On February 26, 2015, the Committee on Foreign Investment of the United States (CFIUS or the Committee) released its 2013 Annual Report. The report provides a detailed overview of CFIUS’s national security reviews of inbound foreign investments during the 2013 calendar year. Steptoe attorneys include former CFIUS officials who have been involved with hundreds of CFIUS cases, and Steptoe closely monitors Committee activities for new trends.
2013 was another active year for CFIUS. Although the Committee conducted fewer reviews than in 2012 or 2011, a higher percentage of cases than ever before proceeded past the initial 30-day review phase to the 45-day investigation phase. Further, for the second year in a row, a notable percentage of cases that were withdrawn from CFIUS review were not refiled, suggesting that CFIUS may have played a role in the abandonment of more than a few transactions. Of the 97 cases filed, eight were withdrawn, perhaps suggesting significant CFIUS concerns with these cases, and only one was refiled. The remaining seven apparently were abandoned, possibly because of CFIUS-related problems.
The potential need to undergo CFIUS review is an important factor for parties to consider when negotiating inbound foreign investments. Parties should file for CFIUS review if: (i) the transaction results in foreign “control” of a US business, with “control” defined broadly; and (ii) the transaction touches on national security, with “national security” also defined broadly. Parties generally should err, if at all, on the side of filing. If they do not, CFIUS can compel filings, and in these cases – so-called “non-notified transactions” that emerge on CFIUS’ radar screen from reviews of media and other sources – it is more inclined to view the transactions with skepticism. The Committee often requires parties to undertake mitigating actions and can even cause unwinding of the investment.
Volume and Source of Filed Cases
In 2013, CFIUS reviewed 97 filings representing $122 billion in proposed investments that would result in foreign “control” of a US entity that touches on national security. As in 2012, Chinese investors filed more cases – twenty-one – than investors from any other country. In a sense, this is a positive development for those supportive of US-China trade. Chinese investments have drawn significant CFIUS scrutiny over the years, and several Chinese “non-notified” transactions have been dealt with harshly by the Committee. The Chinese investing community seems to have learned that filing with the Committee is the better practice.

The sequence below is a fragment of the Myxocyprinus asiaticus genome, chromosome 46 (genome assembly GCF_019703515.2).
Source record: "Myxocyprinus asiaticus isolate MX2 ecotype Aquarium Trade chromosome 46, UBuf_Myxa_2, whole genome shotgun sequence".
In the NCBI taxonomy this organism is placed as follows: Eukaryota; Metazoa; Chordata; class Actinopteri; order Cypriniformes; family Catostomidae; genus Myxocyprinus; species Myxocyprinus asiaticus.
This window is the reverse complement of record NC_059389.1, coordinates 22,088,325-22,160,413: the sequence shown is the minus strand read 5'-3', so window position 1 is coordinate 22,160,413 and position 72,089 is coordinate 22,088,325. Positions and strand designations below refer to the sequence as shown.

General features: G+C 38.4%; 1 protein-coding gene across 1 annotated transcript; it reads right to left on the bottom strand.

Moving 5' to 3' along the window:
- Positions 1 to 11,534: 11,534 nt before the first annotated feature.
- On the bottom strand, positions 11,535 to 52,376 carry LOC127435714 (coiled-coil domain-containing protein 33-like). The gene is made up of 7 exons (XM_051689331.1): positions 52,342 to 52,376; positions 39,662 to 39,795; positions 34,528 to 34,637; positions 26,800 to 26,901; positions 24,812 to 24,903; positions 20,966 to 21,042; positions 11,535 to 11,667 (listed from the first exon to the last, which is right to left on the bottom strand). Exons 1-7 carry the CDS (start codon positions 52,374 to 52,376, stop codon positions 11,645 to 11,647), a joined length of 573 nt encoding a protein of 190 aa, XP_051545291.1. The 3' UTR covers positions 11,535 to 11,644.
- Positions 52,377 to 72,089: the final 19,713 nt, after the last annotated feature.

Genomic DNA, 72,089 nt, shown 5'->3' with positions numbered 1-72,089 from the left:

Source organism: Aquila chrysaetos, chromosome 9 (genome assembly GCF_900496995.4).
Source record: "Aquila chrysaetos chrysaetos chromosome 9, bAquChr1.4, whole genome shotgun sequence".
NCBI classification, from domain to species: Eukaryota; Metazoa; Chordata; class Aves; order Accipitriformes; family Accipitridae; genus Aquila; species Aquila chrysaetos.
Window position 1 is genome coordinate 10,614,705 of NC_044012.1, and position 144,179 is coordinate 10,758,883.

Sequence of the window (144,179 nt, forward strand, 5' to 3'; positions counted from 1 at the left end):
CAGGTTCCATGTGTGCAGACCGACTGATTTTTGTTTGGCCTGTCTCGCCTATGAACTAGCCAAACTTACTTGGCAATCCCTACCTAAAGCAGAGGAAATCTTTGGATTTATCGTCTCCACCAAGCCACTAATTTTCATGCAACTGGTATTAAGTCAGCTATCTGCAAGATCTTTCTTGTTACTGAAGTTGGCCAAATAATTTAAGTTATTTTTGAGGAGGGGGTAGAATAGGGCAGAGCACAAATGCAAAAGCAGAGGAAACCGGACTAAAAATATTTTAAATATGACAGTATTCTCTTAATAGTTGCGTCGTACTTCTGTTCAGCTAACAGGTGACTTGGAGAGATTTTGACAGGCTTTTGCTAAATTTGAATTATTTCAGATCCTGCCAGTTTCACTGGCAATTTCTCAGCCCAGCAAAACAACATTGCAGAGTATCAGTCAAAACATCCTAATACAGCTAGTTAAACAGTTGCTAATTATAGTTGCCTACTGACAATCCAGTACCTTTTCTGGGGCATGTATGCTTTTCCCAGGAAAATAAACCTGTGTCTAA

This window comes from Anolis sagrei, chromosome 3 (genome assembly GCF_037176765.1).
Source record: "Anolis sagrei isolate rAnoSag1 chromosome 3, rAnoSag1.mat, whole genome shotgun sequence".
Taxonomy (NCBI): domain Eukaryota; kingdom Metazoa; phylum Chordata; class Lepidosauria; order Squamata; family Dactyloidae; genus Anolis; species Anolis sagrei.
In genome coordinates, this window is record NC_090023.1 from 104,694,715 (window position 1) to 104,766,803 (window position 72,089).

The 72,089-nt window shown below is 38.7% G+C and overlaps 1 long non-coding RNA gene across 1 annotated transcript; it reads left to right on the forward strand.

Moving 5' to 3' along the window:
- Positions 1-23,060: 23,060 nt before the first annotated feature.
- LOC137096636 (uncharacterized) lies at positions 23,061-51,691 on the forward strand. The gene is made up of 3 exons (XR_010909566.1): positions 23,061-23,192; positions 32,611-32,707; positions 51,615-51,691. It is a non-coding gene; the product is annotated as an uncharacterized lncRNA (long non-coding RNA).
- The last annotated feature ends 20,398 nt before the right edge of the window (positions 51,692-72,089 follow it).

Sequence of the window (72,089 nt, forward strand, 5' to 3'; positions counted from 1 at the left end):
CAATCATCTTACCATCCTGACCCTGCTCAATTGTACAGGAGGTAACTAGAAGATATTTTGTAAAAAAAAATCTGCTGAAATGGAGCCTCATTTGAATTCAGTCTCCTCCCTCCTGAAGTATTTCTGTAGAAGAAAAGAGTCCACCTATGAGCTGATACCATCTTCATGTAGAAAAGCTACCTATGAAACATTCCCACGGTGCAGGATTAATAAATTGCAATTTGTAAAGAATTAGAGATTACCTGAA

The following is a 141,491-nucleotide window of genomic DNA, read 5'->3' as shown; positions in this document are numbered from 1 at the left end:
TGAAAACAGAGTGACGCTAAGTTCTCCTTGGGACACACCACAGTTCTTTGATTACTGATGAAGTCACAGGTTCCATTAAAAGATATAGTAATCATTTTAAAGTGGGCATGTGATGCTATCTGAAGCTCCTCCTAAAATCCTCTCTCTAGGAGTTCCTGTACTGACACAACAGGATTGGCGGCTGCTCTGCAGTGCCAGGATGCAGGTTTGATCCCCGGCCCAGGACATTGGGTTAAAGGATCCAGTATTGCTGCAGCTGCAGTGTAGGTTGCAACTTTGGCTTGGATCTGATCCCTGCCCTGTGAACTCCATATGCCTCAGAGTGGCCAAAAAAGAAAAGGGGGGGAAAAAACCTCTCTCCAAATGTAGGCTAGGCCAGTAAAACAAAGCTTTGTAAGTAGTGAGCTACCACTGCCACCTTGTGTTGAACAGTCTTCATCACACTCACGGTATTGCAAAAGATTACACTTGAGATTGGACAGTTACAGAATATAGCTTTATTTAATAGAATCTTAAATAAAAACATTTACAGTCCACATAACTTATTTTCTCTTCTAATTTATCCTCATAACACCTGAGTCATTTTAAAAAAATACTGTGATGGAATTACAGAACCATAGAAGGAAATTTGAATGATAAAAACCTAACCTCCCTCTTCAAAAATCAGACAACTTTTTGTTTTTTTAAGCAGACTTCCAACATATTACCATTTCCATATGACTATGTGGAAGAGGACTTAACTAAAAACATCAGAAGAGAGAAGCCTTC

Also noteworthy, investors from Japan doubled their number of filings from nine in 2012 to eighteen in 2013. Traditional US allies Canada, the United Kingdom, and France rounded out the top five.
Increase in Investigations and Mitigation Measures
If CFIUS does not clear a case after the initial thirty-day review phase, it will launch a second, forty-five day investigation phase. In 2013, CFIUS cleared forty-nine transactions after the thirty-day review phase, but required the other forty-eight transactions to go through the additional forty-five day investigation phase. Conducting investigations on fifty percent of the 2013 transactions represents a high water mark for CFIUS and serves as a reminder to parties that the CFIUS process can be lengthy.
In addition to reminding parties that they must allow sufficient time to complete the review and investigation processes, CFIUS’ actions in 2013 indicate that parties should be prepared to negotiate with CFIUS regarding mitigation measures with which they must comply in order for CFIUS to approve their transaction. In 2013, CFIUS required parties to agree to mitigation measures in eleven cases, which is a four percent increase from 2012. CFIUS required mitigation measures in a broad swath of transactions covering the telecommunications, software, mining, oil and gas, manufacturing, consulting, and technology sectors.